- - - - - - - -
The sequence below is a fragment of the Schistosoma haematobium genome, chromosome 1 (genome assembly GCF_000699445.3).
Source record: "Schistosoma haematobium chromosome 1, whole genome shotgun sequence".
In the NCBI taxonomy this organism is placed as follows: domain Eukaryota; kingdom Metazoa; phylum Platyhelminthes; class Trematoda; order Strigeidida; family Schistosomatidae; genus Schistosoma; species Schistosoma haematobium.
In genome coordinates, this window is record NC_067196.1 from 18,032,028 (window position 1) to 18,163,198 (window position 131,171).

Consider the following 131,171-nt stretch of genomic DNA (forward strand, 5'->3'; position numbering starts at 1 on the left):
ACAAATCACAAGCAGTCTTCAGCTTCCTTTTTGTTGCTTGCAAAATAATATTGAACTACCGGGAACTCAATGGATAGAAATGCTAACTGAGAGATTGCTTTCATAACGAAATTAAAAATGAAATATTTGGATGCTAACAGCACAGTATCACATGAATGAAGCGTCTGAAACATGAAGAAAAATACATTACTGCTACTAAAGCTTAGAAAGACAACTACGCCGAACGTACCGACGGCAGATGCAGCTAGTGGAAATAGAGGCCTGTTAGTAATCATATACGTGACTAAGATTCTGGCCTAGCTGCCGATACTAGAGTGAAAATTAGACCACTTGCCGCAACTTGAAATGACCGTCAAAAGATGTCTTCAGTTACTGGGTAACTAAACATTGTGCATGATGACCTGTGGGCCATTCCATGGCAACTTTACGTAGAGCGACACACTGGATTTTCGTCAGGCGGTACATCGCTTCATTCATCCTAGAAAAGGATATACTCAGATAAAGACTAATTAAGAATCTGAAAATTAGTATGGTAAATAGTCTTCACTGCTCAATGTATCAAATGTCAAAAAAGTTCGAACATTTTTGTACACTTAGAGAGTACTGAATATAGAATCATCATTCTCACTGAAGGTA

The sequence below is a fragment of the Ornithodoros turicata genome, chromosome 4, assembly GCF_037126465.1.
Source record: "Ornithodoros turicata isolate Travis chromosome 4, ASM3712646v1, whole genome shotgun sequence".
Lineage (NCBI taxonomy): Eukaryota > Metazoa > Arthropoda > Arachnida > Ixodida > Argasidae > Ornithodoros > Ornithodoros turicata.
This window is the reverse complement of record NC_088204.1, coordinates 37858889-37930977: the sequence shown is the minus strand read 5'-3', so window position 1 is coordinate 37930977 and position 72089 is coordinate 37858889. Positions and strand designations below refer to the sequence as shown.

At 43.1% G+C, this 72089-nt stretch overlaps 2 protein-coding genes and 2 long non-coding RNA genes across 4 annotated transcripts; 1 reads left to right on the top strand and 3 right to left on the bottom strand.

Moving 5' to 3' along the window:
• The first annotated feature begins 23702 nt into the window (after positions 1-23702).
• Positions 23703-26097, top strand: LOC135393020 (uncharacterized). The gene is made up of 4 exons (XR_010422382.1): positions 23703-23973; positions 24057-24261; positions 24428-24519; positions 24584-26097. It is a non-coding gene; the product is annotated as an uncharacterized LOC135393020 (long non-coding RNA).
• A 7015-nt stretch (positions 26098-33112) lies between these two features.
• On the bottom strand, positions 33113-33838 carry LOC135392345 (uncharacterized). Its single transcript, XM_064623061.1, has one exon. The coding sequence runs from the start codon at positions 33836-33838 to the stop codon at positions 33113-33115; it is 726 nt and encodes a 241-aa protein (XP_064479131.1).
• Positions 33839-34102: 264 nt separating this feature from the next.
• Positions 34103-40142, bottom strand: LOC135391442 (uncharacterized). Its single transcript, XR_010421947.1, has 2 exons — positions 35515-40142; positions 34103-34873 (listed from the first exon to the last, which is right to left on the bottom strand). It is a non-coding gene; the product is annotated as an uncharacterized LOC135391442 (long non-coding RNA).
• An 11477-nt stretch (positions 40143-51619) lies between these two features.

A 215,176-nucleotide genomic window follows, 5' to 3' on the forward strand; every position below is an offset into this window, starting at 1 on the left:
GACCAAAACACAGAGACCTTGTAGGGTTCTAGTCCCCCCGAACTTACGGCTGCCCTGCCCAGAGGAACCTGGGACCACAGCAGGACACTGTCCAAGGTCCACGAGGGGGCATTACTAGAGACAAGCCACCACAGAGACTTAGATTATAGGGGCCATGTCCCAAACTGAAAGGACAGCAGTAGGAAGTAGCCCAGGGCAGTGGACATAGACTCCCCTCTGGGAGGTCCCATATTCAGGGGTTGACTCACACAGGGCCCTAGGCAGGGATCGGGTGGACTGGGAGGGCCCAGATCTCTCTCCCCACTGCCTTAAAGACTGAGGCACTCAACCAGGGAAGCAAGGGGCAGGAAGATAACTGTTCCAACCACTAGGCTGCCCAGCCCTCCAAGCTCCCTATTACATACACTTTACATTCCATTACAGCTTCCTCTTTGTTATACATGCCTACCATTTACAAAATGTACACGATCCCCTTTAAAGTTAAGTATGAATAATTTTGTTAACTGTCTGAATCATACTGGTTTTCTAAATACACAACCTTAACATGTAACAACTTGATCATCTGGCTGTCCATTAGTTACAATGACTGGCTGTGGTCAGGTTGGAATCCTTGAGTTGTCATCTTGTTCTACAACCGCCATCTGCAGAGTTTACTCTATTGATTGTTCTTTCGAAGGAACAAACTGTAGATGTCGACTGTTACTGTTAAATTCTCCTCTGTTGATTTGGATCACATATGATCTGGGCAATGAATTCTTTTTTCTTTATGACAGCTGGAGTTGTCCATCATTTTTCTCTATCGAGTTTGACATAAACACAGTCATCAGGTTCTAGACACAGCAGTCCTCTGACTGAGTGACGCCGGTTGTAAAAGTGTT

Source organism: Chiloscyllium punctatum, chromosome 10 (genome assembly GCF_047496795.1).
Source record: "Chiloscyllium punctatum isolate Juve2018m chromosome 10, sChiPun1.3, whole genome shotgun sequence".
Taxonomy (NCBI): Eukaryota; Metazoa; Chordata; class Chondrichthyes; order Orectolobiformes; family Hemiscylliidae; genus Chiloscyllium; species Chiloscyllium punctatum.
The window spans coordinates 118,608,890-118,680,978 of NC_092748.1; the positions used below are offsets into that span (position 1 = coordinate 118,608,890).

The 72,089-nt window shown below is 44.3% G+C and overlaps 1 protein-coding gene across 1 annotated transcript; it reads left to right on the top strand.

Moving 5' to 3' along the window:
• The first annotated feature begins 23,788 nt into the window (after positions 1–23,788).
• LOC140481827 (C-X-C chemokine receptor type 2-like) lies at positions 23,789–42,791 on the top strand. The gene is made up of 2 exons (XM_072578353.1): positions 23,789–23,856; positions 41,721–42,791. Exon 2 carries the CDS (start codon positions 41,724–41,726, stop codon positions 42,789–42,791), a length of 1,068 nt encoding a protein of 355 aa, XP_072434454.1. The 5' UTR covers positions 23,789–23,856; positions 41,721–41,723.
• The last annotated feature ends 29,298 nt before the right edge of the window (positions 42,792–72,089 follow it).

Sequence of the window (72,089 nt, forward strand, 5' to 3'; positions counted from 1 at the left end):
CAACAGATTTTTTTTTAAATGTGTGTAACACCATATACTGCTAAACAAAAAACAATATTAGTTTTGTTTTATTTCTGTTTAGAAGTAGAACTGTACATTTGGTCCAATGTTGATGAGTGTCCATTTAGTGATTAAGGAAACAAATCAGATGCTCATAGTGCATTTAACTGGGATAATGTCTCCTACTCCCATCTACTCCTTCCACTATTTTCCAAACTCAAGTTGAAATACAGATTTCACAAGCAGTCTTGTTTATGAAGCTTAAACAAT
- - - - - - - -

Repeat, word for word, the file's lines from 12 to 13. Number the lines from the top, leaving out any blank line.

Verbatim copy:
Moving 5' to 3' along the window:
• The first annotated feature begins 23702 nt into the window (after positions 1-23702).